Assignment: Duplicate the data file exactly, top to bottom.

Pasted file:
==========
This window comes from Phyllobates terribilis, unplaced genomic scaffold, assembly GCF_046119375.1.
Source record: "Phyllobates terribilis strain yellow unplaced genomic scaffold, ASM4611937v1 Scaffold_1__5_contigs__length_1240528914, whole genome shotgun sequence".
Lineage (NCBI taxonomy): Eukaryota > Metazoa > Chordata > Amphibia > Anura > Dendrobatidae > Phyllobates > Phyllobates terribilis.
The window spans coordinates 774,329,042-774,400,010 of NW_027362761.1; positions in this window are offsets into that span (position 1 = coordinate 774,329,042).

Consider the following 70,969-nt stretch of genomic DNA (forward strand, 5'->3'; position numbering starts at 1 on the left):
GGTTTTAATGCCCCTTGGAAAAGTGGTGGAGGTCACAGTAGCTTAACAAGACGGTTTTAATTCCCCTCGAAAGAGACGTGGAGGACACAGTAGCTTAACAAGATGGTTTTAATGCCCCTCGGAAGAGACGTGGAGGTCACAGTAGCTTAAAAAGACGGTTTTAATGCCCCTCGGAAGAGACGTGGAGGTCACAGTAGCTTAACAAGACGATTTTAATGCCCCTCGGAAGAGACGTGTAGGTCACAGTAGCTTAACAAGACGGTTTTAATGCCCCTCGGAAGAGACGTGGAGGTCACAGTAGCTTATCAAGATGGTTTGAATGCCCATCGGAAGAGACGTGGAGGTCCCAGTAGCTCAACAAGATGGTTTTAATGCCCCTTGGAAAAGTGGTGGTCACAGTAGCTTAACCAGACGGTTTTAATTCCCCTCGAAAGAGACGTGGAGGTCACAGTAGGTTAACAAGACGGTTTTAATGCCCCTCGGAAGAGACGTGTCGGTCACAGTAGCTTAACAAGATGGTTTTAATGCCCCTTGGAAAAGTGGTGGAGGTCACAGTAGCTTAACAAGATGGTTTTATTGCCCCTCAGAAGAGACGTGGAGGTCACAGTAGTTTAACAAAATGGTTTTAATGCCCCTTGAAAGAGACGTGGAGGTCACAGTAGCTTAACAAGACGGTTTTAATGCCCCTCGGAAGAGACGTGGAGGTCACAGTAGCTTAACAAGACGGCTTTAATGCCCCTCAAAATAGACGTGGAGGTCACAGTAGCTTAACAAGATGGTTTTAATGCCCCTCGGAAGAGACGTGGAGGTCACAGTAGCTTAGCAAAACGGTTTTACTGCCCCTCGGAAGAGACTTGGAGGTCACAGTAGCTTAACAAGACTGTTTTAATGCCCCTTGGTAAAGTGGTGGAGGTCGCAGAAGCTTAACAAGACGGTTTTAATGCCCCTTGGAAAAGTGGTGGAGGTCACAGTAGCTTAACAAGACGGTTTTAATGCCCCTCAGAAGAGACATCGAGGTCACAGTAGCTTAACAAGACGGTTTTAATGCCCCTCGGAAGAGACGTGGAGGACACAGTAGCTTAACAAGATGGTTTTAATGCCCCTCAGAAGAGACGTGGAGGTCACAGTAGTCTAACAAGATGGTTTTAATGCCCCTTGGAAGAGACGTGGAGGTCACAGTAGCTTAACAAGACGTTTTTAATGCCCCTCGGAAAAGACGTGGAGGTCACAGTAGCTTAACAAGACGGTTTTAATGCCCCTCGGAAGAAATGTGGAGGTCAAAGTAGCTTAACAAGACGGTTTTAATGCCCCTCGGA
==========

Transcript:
This window comes from Phyllobates terribilis, unplaced genomic scaffold, assembly GCF_046119375.1.
Source record: "Phyllobates terribilis strain yellow unplaced genomic scaffold, ASM4611937v1 Scaffold_1__5_contigs__length_1240528914, whole genome shotgun sequence".
Lineage (NCBI taxonomy): Eukaryota > Metazoa > Chordata > Amphibia > Anura > Dendrobatidae > Phyllobates > Phyllobates terribilis.
The window spans coordinates 774,329,042-774,400,010 of NW_027362761.1; positions in this window are offsets into that span (position 1 = coordinate 774,329,042).

Consider the following 70,969-nt stretch of genomic DNA (forward strand, 5'->3'; position numbering starts at 1 on the left):
GGTTTTAATGCCCCTTGGAAAAGTGGTGGAGGTCACAGTAGCTTAACAAGACGGTTTTAATTCCCCTCGAAAGAGACGTGGAGGACACAGTAGCTTAACAAGATGGTTTTAATGCCCCTCGGAAGAGACGTGGAGGTCACAGTAGCTTAAAAAGACGGTTTTAATGCCCCTCGGAAGAGACGTGGAGGTCACAGTAGCTTAACAAGACGATTTTAATGCCCCTCGGAAGAGACGTGTAGGTCACAGTAGCTTAACAAGACGGTTTTAATGCCCCTCGGAAGAGACGTGGAGGTCACAGTAGCTTATCAAGATGGTTTGAATGCCCATCGGAAGAGACGTGGAGGTCCCAGTAGCTCAACAAGATGGTTTTAATGCCCCTTGGAAAAGTGGTGGTCACAGTAGCTTAACCAGACGGTTTTAATTCCCCTCGAAAGAGACGTGGAGGTCACAGTAGGTTAACAAGACGGTTTTAATGCCCCTCGGAAGAGACGTGTCGGTCACAGTAGCTTAACAAGATGGTTTTAATGCCCCTTGGAAAAGTGGTGGAGGTCACAGTAGCTTAACAAGATGGTTTTATTGCCCCTCAGAAGAGACGTGGAGGTCACAGTAGTTTAACAAAATGGTTTTAATGCCCCTTGAAAGAGACGTGGAGGTCACAGTAGCTTAACAAGACGGTTTTAATGCCCCTCGGAAGAGACGTGGAGGTCACAGTAGCTTAACAAGACGGCTTTAATGCCCCTCAAAATAGACGTGGAGGTCACAGTAGCTTAACAAGATGGTTTTAATGCCCCTCGGAAGAGACGTGGAGGTCACAGTAGCTTAGCAAAACGGTTTTACTGCCCCTCGGAAGAGACTTGGAGGTCACAGTAGCTTAACAAGACTGTTTTAATGCCCCTTGGTAAAGTGGTGGAGGTCGCAGAAGCTTAACAAGACGGTTTTAATGCCCCTTGGAAAAGTGGTGGAGGTCACAGTAGCTTAACAAGACGGTTTTAATGCCCCTCAGAAGAGACATCGAGGTCACAGTAGCTTAACAAGACGGTTTTAATGCCCCTCGGAAGAGACGTGGAGGACACAGTAGCTTAACAAGATGGTTTTAATGCCCCTCAGAAGAGACGTGGAGGTCACAGTAGTCTAACAAGATGGTTTTAATGCCCCTTGGAAGAGACGTGGAGGTCACAGTAGCTTAACAAGACGTTTTTAATGCCCCTCGGAAAAGACGTGGAGGTCACAGTAGCTTAACAAGACGGTTTTAATGCCCCTCGGAAGAAATGTGGAGGTCAAAGTAGCTTAACAAGACGGTTTTAATGCCCCTCGGA